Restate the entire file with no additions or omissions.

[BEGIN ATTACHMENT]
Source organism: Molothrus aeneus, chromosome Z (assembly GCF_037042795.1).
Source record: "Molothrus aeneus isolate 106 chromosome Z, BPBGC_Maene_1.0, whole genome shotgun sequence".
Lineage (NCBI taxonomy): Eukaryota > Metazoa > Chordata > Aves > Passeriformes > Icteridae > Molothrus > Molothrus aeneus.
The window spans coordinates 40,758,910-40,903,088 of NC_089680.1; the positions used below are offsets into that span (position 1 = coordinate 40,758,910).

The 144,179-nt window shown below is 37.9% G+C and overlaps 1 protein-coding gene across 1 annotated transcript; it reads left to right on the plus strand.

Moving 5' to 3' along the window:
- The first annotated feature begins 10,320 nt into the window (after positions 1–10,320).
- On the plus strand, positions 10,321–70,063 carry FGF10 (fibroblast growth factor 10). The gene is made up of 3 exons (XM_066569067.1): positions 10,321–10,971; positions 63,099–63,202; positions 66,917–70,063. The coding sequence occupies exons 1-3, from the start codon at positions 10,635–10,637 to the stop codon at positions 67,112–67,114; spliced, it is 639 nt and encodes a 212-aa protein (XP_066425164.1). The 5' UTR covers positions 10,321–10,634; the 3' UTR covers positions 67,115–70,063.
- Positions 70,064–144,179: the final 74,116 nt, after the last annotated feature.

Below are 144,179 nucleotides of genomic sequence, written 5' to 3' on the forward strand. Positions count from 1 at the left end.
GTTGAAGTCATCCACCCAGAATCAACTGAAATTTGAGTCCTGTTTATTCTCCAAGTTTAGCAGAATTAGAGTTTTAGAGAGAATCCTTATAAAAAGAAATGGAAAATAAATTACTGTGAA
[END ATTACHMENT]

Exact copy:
Source organism: Molothrus aeneus, chromosome Z (assembly GCF_037042795.1).
Source record: "Molothrus aeneus isolate 106 chromosome Z, BPBGC_Maene_1.0, whole genome shotgun sequence".
Lineage (NCBI taxonomy): Eukaryota > Metazoa > Chordata > Aves > Passeriformes > Icteridae > Molothrus > Molothrus aeneus.
The window spans coordinates 40,758,910-40,903,088 of NC_089680.1; the positions used below are offsets into that span (position 1 = coordinate 40,758,910).

The 144,179-nt window shown below is 37.9% G+C and overlaps 1 protein-coding gene across 1 annotated transcript; it reads left to right on the plus strand.

Moving 5' to 3' along the window:
- The first annotated feature begins 10,320 nt into the window (after positions 1–10,320).
- On the plus strand, positions 10,321–70,063 carry FGF10 (fibroblast growth factor 10). The gene is made up of 3 exons (XM_066569067.1): positions 10,321–10,971; positions 63,099–63,202; positions 66,917–70,063. The coding sequence occupies exons 1-3, from the start codon at positions 10,635–10,637 to the stop codon at positions 67,112–67,114; spliced, it is 639 nt and encodes a 212-aa protein (XP_066425164.1). The 5' UTR covers positions 10,321–10,634; the 3' UTR covers positions 67,115–70,063.
- Positions 70,064–144,179: the final 74,116 nt, after the last annotated feature.

Below are 144,179 nucleotides of genomic sequence, written 5' to 3' on the forward strand. Positions count from 1 at the left end.
GTTGAAGTCATCCACCCAGAATCAACTGAAATTTGAGTCCTGTTTATTCTCCAAGTTTAGCAGAATTAGAGTTTTAGAGAGAATCCTTATAAAAAGAAATGGAAAATAAATTACTGTGAA